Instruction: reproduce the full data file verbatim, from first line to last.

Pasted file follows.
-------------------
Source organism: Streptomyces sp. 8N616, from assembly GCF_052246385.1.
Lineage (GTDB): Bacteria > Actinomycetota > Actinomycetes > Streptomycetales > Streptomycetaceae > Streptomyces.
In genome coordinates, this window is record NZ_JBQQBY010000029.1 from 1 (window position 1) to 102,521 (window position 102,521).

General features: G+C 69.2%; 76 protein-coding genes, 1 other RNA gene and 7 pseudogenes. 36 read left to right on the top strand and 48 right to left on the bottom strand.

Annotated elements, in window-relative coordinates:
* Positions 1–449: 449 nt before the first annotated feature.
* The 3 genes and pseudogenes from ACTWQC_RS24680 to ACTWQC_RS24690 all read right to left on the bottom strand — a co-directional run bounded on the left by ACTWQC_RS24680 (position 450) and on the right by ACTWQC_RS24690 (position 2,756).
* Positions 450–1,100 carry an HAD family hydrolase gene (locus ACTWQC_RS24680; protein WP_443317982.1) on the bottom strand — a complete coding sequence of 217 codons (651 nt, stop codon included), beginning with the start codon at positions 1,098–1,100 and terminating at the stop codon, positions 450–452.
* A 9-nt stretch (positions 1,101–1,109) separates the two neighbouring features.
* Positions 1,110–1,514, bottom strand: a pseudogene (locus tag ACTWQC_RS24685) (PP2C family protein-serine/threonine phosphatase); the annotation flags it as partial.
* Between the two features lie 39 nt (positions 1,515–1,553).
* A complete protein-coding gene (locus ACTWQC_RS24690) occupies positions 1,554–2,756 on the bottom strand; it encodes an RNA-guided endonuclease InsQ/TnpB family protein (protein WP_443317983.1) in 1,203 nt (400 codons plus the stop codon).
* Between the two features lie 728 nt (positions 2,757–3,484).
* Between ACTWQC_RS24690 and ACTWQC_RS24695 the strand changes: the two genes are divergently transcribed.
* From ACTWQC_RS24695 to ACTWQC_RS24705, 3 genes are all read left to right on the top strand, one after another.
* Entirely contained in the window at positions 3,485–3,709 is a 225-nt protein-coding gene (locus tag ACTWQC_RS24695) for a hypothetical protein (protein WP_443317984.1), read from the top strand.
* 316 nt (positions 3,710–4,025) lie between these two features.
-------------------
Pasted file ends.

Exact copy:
Source organism: Streptomyces sp. 8N616, from assembly GCF_052246385.1.
Lineage (GTDB): Bacteria > Actinomycetota > Actinomycetes > Streptomycetales > Streptomycetaceae > Streptomyces.
In genome coordinates, this window is record NZ_JBQQBY010000029.1 from 1 (window position 1) to 102,521 (window position 102,521).

General features: G+C 69.2%; 76 protein-coding genes, 1 other RNA gene and 7 pseudogenes. 36 read left to right on the top strand and 48 right to left on the bottom strand.

Annotated elements, in window-relative coordinates:
* Positions 1–449: 449 nt before the first annotated feature.
* The 3 genes and pseudogenes from ACTWQC_RS24680 to ACTWQC_RS24690 all read right to left on the bottom strand — a co-directional run bounded on the left by ACTWQC_RS24680 (position 450) and on the right by ACTWQC_RS24690 (position 2,756).
* Positions 450–1,100 carry an HAD family hydrolase gene (locus ACTWQC_RS24680; protein WP_443317982.1) on the bottom strand — a complete coding sequence of 217 codons (651 nt, stop codon included), beginning with the start codon at positions 1,098–1,100 and terminating at the stop codon, positions 450–452.
* A 9-nt stretch (positions 1,101–1,109) separates the two neighbouring features.
* Positions 1,110–1,514, bottom strand: a pseudogene (locus tag ACTWQC_RS24685) (PP2C family protein-serine/threonine phosphatase); the annotation flags it as partial.
* Between the two features lie 39 nt (positions 1,515–1,553).
* A complete protein-coding gene (locus ACTWQC_RS24690) occupies positions 1,554–2,756 on the bottom strand; it encodes an RNA-guided endonuclease InsQ/TnpB family protein (protein WP_443317983.1) in 1,203 nt (400 codons plus the stop codon).
* Between the two features lie 728 nt (positions 2,757–3,484).
* Between ACTWQC_RS24690 and ACTWQC_RS24695 the strand changes: the two genes are divergently transcribed.
* From ACTWQC_RS24695 to ACTWQC_RS24705, 3 genes are all read left to right on the top strand, one after another.
* Entirely contained in the window at positions 3,485–3,709 is a 225-nt protein-coding gene (locus tag ACTWQC_RS24695) for a hypothetical protein (protein WP_443317984.1), read from the top strand.
* 316 nt (positions 3,710–4,025) lie between these two features.